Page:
By Jonathan Lapine CPA, CFP®
For many business owners, that bittersweet moment after you’ve exited your business is not difficult to imagine. Being able to take long, uninterrupted vacations, attending grandchildren’s sporting events and knowing that the next time an angry customer calls it won’t be you on the receiving end. On the other hand, it’s also common to wonder how you’ll handle a different kind of “empty-nest”, watching a business that has been a part of your family become someone else’s opportunity.
While a business owner must wrestle with the emotions that come with their personal departure, it’s incredibly easy to feel overpowered by the ambiguous effort of getting there. It can become easier to keep doing what you’ve always done – and are really good at – while putting off the planning needed to design your exit. It’s incredibly easy to rationalize, isn’t it? “If I don’t deal with this problem, I won’t have a business to exit from!”
The truth is, there isn’t a one-size-fits-all checklist to a successful exit. Everyone has heard (and watched) failed attempts from friends, family and neighbors, which can make envisioning one’s own exit paralyzing. While incredibly common, it doesn’t have to be that way. Below we’ve outlined answers to some common questions we hear when consulting with small businesses about their succession plan to help you on your way.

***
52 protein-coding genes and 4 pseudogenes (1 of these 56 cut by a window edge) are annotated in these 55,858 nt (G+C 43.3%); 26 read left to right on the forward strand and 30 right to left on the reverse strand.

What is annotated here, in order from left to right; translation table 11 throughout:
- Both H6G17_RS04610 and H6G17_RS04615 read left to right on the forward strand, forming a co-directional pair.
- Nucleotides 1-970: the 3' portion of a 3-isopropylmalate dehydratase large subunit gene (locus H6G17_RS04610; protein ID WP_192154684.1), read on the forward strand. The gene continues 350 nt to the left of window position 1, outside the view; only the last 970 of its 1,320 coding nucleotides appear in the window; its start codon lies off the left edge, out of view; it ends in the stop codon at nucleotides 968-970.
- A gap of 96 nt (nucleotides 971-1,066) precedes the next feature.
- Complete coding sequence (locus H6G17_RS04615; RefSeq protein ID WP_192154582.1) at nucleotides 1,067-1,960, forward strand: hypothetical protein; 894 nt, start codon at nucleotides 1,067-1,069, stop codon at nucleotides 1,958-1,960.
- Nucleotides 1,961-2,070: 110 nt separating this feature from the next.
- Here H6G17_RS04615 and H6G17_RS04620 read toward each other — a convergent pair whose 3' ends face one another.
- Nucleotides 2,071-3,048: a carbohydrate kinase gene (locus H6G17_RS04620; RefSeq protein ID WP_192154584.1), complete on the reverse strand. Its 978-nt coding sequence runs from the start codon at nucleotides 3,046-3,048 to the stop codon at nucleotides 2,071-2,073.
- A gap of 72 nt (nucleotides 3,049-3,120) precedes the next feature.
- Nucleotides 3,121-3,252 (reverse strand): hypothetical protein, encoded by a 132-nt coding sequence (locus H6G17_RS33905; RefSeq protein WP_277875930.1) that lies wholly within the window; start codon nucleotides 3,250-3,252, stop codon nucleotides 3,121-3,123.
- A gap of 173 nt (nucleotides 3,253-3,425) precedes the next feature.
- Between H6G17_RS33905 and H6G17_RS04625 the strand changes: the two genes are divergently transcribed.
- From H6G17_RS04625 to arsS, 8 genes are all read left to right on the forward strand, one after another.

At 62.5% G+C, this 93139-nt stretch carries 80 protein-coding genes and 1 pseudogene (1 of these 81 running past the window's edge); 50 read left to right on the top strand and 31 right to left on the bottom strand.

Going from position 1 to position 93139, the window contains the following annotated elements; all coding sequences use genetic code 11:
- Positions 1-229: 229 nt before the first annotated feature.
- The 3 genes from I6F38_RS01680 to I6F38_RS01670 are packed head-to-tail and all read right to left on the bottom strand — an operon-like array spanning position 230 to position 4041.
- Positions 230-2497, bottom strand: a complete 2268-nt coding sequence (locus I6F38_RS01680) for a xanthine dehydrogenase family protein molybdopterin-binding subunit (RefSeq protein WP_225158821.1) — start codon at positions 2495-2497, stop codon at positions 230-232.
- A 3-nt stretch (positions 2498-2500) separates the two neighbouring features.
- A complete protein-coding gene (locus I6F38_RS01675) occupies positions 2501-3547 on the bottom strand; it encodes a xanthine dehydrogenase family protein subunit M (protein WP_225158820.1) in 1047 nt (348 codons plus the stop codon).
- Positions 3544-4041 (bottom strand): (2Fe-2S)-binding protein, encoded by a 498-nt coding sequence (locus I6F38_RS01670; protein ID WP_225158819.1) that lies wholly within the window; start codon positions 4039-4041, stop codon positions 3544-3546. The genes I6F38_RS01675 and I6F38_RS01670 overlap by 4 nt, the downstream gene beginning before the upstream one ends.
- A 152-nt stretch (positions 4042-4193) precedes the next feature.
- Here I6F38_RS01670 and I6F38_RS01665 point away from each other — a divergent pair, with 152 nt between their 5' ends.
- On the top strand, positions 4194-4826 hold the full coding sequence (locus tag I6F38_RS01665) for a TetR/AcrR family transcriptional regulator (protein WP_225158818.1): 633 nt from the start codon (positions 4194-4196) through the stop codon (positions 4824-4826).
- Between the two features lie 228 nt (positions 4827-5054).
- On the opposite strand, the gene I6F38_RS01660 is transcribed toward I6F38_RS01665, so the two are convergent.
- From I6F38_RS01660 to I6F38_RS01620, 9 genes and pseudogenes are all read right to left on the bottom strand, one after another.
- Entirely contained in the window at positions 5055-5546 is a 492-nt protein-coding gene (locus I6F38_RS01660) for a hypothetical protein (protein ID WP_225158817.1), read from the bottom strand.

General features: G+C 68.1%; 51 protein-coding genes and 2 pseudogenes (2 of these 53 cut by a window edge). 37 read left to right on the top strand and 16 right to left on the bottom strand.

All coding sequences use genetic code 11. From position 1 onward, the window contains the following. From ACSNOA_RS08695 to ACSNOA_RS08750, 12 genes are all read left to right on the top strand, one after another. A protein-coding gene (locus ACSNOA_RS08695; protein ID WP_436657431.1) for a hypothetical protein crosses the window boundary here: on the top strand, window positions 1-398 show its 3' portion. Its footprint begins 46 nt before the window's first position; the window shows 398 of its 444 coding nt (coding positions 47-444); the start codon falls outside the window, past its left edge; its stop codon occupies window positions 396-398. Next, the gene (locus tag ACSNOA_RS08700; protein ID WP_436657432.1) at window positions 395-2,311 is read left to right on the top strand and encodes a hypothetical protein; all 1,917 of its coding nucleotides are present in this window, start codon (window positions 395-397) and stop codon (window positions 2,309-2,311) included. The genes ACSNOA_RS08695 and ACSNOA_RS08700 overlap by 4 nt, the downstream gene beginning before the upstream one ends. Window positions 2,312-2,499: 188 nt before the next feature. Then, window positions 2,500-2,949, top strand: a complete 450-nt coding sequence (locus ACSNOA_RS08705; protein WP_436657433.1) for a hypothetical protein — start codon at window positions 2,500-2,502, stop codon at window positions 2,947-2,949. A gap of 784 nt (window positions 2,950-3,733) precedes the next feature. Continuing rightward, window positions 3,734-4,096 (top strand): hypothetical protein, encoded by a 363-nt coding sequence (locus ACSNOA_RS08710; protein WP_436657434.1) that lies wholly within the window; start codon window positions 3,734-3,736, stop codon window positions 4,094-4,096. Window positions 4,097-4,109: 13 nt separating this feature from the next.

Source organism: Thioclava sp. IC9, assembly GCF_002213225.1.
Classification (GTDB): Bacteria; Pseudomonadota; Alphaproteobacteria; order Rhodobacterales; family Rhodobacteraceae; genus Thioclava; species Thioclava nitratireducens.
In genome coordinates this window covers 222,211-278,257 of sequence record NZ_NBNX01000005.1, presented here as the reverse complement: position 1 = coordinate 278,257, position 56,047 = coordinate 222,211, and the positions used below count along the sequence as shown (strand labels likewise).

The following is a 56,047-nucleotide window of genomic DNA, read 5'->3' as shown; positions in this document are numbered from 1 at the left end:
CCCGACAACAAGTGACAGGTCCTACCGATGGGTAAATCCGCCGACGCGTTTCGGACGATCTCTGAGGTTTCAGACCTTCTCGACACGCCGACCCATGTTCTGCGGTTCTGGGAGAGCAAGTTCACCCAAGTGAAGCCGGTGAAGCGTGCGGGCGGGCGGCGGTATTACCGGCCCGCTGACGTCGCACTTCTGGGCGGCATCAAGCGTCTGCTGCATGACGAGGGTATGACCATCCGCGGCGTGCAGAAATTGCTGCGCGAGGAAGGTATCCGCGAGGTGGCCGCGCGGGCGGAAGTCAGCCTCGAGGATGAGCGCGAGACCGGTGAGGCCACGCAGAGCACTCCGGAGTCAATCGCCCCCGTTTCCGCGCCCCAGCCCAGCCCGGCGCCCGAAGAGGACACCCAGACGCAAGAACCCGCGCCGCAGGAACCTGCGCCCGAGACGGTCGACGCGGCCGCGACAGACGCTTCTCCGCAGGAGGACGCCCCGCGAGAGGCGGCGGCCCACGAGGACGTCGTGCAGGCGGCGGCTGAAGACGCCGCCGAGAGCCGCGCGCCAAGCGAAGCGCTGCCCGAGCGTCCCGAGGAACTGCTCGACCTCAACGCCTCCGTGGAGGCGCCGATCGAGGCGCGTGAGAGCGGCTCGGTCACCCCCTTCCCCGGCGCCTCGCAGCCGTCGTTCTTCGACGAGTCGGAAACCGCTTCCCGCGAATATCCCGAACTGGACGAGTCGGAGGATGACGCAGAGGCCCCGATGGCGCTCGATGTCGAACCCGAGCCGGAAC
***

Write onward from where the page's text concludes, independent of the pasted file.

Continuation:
What Should an Exiting Owner be Thinking About When Imagining Their Exit?
We’ve found that the biggest variable to solve for is what the owner needs out of their exit on a personal level. You could sell a business for a fair price, but if you’re not fulfilled financially or otherwise, it won’t work. What does the exiting owner want their lifestyle to be upon exiting the business? This refers not only to the monetary component (e.g. monthly spending desires), but also whether one envisions a swift exit vs. a progressive transition. Understanding what the owner needs to walk away with is crucial to designing a transition that leaves all parties satisfied.
Selling a business does not need to be a zero-sum game where one side wins and the other loses. Designing a fair deal that avoids resentment is the best way to ensure a business flourishes beyond the transaction and is in the best interest of all parties. That requires the exiting party to be clear-eyed and decisive about their desires and intentions.
When Is the Right Time to Sell?
We’ve seen instances where an owner feels like they are getting a “good deal” for their business and jumps at it. Few know your industry as well as you. While one certainly needs to consider the ebbs and flows of the market for their business, impulsive exits when one hasn’t done the homework can be a recipe for disaster.
Well-designed succession plans are more commonly started as far as 8-10 years before the owner’s exit. This runway allows for an orderly and intentional transition that’s clear for both employees and clients. It also allows the seller to make their business look as attractive as possible. Buyers will often look to 3- or 5-year averages on metrics, so strong growth trajectory on the top and bottom line can attract more buyers and better offers.
What are Common Methods to Exiting a Business as an Owner?